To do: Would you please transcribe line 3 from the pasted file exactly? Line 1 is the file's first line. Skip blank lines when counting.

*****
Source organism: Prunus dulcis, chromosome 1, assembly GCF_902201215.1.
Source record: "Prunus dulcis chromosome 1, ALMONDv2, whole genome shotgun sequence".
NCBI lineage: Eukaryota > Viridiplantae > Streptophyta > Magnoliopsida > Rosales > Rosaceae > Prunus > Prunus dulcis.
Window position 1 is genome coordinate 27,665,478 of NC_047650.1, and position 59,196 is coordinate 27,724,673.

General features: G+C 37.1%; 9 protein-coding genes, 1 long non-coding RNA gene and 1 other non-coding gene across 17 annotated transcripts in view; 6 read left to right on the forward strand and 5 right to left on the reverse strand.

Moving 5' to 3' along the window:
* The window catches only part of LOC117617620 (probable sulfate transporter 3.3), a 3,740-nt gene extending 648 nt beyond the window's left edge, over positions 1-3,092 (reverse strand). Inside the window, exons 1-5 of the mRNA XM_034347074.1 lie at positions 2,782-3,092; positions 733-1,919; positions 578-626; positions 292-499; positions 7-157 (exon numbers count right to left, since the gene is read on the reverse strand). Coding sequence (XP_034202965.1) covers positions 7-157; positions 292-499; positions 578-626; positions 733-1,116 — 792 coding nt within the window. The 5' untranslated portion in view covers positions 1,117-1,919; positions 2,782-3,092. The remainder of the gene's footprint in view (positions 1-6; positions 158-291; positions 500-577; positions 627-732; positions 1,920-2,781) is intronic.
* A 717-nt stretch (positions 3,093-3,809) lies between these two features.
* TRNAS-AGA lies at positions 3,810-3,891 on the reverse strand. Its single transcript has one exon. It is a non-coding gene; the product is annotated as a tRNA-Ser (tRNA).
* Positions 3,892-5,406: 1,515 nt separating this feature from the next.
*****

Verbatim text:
NCBI lineage: Eukaryota > Viridiplantae > Streptophyta > Magnoliopsida > Rosales > Rosaceae > Prunus > Prunus dulcis.